On a philosophical level, awasegeiko allows us to practice our art in a way that embodies the principles described by the founder. Morihei Ueshiba O-Sensei said, “Aikido is the principle of nonresistance. Because it is nonresistant, it is victorious from the beginning . . . Aikido is invincible because it contends with nothing.” When we approach our practice from the mindset of wanting to defeat others, we train ourselves, literally teach our nervous system, to expect resistance at every turn and find ourselves fighting with everyone and everything. If this is the way you’d like to live, that’s your choice, but Aikido offers something different.
Now, there is one caveat. Though awasegeiko can teach us to move smoothly and apply technique skillfully, one eventually needs to learn to manage an attacker who isn’t compliant. This is not the place to begin your practice, but if you spend a lifetime throwing and being thrown with complete passivity you will end up uncertain of yourself and, ironically, be left with nothing but your fight-or-flight response to deal with real conflict when it occurs. Life gets messy, and one must be able to remain centered and keep peace within oneself even in the face of aggression.
Once an aikidoka has learned the basic forms, a thoughtful practitioner will find opportunities to test her skills in situations of less compliance. In the dojo, this may mean asking for a partner to provide resistance during a technique. Sometimes simply training, letting uke move as he does and working through the sticky parts, is quite fruitful. On the far end of this pursuit, some go out and test their skills in the streets as many of O-Sensei’s students did back in the day (despite O-Sensei’s explicit mandate never to fight!).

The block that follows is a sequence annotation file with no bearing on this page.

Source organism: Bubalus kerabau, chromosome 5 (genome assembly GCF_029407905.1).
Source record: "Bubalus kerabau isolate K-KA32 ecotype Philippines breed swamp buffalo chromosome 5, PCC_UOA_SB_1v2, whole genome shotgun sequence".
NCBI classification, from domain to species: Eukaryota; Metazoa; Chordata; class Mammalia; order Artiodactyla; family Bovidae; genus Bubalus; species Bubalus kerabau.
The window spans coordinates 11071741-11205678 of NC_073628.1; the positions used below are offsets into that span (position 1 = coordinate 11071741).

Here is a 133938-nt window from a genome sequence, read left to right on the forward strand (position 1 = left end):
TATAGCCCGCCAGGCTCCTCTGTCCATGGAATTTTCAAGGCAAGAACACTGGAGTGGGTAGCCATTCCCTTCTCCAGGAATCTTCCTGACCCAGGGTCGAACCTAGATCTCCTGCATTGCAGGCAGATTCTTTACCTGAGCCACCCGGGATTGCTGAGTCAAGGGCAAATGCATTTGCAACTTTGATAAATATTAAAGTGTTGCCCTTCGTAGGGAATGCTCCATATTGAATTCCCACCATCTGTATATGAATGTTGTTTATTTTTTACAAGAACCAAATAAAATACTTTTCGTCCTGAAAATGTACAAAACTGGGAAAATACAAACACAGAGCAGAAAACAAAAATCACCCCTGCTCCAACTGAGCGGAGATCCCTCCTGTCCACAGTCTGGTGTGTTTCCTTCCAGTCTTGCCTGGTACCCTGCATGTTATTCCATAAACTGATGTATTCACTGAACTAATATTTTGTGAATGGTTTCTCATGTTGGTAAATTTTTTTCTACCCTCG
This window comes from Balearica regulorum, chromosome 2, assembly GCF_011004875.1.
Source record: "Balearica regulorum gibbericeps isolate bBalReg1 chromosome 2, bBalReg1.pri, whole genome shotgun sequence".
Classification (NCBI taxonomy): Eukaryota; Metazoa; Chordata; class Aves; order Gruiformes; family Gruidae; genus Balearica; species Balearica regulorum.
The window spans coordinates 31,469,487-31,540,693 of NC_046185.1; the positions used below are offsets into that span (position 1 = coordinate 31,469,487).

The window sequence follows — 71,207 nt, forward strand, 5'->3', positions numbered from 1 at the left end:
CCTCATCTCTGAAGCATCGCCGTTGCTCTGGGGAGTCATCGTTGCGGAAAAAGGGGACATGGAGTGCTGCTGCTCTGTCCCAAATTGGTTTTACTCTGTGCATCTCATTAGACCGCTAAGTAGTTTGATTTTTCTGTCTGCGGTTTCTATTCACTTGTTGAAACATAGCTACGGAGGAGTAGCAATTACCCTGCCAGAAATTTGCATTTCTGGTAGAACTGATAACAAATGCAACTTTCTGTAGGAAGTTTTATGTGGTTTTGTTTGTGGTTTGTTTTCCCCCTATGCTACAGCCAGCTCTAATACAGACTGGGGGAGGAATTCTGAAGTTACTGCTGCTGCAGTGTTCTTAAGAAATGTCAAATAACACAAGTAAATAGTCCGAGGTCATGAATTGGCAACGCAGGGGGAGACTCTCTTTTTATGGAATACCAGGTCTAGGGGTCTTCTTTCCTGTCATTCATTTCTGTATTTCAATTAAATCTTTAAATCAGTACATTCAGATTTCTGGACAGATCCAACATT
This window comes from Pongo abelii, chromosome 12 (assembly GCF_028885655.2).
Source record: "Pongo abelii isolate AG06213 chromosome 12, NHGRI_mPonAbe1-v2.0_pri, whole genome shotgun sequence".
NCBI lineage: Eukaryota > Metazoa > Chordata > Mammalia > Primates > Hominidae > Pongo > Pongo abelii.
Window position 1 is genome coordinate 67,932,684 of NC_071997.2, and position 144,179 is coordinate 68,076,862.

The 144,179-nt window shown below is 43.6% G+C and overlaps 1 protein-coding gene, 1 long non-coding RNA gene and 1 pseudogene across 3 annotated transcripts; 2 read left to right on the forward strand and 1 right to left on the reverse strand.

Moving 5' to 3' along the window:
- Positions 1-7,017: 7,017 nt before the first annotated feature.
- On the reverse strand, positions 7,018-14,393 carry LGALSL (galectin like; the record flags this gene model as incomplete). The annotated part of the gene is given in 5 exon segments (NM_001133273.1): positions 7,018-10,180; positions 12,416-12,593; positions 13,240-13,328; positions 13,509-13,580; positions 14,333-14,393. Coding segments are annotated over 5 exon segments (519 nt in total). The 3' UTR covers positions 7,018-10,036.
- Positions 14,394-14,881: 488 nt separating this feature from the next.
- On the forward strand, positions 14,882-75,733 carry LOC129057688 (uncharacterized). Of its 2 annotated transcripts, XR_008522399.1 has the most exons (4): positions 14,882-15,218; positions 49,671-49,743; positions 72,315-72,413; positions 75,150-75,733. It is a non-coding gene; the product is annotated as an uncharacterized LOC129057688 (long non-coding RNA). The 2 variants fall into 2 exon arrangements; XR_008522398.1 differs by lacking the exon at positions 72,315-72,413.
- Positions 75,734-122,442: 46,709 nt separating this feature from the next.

In my years of teaching, I have found that most students (especially the men--sorry guys!), try jumping to this less-compliant form of practice much too soon. They push, they pull, they stop progressing, and their bodies never learn to relax enough to access those aspects of our art that hold the potential to really make it viable.
Now, if a student is patient and able to maintain her sensitivity through awasegeiko, she can eventually begin to study the principles of Aikido with a resistant partner. The key is that when practicing in this way, one must fastidiously not respond to force with greater force. This is counterproductive and dumb.